Head out to capture the colours and textures of these spectacular natural light shows
The Aurora Borealis (or the Northern Lights) and its southern hemisphere counterpart, the Aurora Australis (Southern Lights) are night sky spectacles that rank high on the bucket lists of many landscape photographers. Happily, Nikon’s sensor technology is now so good that it’s possible for anyone to capture high-quality images of this incredible light show, as long as you put yourself in the right location at the right time (see tip opposite) and follow these simple guidelines…
1 WORKOUT THE EXPOSURE
The aim is to record the aurora’s intensity and shifting shape. The sky is obviously the star of the show, so base your exposure on this and don’t expect the foreground to be correctly exposed unless it is lit by artificial light or strong moonlight. As with starscapes, it will prove easier to shoot a foreground image separately and combine this with the correctly exposed sky shot later on.
Your camera settings will depend on the prevailing conditions. Long exposures will blur the shifting lights, so limit the shutter speed to around ten seconds to start with, in Manual mode. You’ll also need to set an ISO of 1600 or 3200, and as wide an aperture as possible.
2 LOOK FOR REFLECTIONS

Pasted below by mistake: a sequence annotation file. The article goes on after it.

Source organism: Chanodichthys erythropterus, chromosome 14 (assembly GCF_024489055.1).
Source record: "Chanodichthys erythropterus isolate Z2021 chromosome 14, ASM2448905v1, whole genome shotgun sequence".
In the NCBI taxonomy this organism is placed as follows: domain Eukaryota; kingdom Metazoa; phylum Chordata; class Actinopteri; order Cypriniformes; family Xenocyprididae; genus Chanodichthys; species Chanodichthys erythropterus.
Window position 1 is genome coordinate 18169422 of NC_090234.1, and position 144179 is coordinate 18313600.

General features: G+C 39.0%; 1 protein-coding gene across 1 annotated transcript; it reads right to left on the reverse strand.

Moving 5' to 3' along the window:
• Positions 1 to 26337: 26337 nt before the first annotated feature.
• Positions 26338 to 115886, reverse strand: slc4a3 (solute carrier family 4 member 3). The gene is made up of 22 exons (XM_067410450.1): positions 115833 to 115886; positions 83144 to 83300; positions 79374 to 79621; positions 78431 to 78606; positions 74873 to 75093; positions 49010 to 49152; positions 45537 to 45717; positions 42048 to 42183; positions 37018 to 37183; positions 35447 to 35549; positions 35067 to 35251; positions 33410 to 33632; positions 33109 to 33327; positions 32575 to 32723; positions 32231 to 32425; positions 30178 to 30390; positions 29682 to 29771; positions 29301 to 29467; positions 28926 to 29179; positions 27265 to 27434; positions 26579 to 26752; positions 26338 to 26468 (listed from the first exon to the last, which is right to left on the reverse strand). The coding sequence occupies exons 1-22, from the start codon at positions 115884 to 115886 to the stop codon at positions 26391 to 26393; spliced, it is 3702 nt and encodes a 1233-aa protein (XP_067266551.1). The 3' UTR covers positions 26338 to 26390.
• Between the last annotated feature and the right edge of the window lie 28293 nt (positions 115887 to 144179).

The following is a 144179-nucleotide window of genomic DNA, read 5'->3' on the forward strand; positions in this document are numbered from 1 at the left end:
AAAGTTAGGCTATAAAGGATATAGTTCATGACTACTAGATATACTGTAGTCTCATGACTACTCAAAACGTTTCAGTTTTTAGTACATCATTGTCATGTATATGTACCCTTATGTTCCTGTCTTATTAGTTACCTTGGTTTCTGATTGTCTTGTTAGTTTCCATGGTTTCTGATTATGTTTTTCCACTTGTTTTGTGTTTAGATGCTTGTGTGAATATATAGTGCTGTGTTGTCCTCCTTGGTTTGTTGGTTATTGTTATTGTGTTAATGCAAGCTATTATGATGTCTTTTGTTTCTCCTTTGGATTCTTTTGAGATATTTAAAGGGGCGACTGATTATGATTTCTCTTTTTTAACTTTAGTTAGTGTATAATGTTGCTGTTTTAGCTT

Although you may lose some detail in the land, it’s worth scouting for a location that has a reflective surface in the foreground, whether that’s a lake, a river or ice. This will allow you to fill the frame with colour and interest, rather than the action being restricted to the top half of the frame.
3 CHECK (AND RECHECK )SHARPNESS
Shooting an aurora is a one-in-a-lifetime opportunity for many photographers, so it pays to keep checking that you’re capturing sharp images; this will give you an opportunity to correct things if you’re not. For instance, it’s easy to inadvertently nudge the focus ring when you’re zooming the lens to capture the changing light patterns and surroundings, ruining of all your remaining exposures.
Make sure that the locks on your tripod legs and your ball head are fully tightened up (a ball head is better than a three-way head for this type of photography as it makes it easier to point the camera towards the sky and re-adjust its position quickly). Manually focus at infinity, take a test shot, then magnify the image on the rear screen to check that the stars are sharp.
4 ENJOY THE SHOW!
As with the other types of night sky photography we’ve looked at, a remote release is an essential bit of kit. Not only does it allow you to take a sequence of exposures without touching the camera, it leaves you free to take in the light show as it unfolds above.